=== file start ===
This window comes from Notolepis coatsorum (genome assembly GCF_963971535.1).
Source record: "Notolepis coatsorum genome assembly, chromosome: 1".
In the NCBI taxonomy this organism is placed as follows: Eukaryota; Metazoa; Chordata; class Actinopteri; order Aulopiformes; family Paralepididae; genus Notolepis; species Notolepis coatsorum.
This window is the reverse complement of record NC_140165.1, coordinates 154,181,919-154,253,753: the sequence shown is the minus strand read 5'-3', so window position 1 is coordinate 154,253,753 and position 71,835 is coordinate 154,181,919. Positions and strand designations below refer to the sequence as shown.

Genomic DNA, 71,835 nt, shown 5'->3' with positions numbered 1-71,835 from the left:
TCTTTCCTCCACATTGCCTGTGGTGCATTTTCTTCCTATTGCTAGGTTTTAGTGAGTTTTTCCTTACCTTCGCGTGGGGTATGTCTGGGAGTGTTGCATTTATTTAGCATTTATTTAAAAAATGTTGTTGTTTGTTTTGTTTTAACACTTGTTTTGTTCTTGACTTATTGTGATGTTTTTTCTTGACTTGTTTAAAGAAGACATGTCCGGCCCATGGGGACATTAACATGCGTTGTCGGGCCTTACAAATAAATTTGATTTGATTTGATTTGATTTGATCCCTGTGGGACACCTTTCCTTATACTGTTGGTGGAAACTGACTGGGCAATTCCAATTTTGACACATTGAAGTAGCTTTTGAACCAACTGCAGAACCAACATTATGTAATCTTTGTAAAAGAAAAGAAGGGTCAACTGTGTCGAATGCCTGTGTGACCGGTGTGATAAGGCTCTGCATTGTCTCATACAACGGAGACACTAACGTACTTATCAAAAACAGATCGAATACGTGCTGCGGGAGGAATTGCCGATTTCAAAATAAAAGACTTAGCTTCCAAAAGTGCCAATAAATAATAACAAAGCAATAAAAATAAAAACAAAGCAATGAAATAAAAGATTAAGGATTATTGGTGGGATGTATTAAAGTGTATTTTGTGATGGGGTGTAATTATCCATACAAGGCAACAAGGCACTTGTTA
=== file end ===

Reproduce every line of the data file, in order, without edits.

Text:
This window comes from Notolepis coatsorum (genome assembly GCF_963971535.1).
Source record: "Notolepis coatsorum genome assembly, chromosome: 1".
In the NCBI taxonomy this organism is placed as follows: Eukaryota; Metazoa; Chordata; class Actinopteri; order Aulopiformes; family Paralepididae; genus Notolepis; species Notolepis coatsorum.
This window is the reverse complement of record NC_140165.1, coordinates 154,181,919-154,253,753: the sequence shown is the minus strand read 5'-3', so window position 1 is coordinate 154,253,753 and position 71,835 is coordinate 154,181,919. Positions and strand designations below refer to the sequence as shown.

Genomic DNA, 71,835 nt, shown 5'->3' with positions numbered 1-71,835 from the left:
TCTTTCCTCCACATTGCCTGTGGTGCATTTTCTTCCTATTGCTAGGTTTTAGTGAGTTTTTCCTTACCTTCGCGTGGGGTATGTCTGGGAGTGTTGCATTTATTTAGCATTTATTTAAAAAATGTTGTTGTTTGTTTTGTTTTAACACTTGTTTTGTTCTTGACTTATTGTGATGTTTTTTCTTGACTTGTTTAAAGAAGACATGTCCGGCCCATGGGGACATTAACATGCGTTGTCGGGCCTTACAAATAAATTTGATTTGATTTGATTTGATTTGATCCCTGTGGGACACCTTTCCTTATACTGTTGGTGGAAACTGACTGGGCAATTCCAATTTTGACACATTGAAGTAGCTTTTGAACCAACTGCAGAACCAACATTATGTAATCTTTGTAAAAGAAAAGAAGGGTCAACTGTGTCGAATGCCTGTGTGACCGGTGTGATAAGGCTCTGCATTGTCTCATACAACGGAGACACTAACGTACTTATCAAAAACAGATCGAATACGTGCTGCGGGAGGAATTGCCGATTTCAAAATAAAAGACTTAGCTTCCAAAAGTGCCAATAAATAATAACAAAGCAATAAAAATAAAAACAAAGCAATGAAATAAAAGATTAAGGATTATTGGTGGGATGTATTAAAGTGTATTTTGTGATGGGGTGTAATTATCCATACAAGGCAACAAGGCACTTGTTA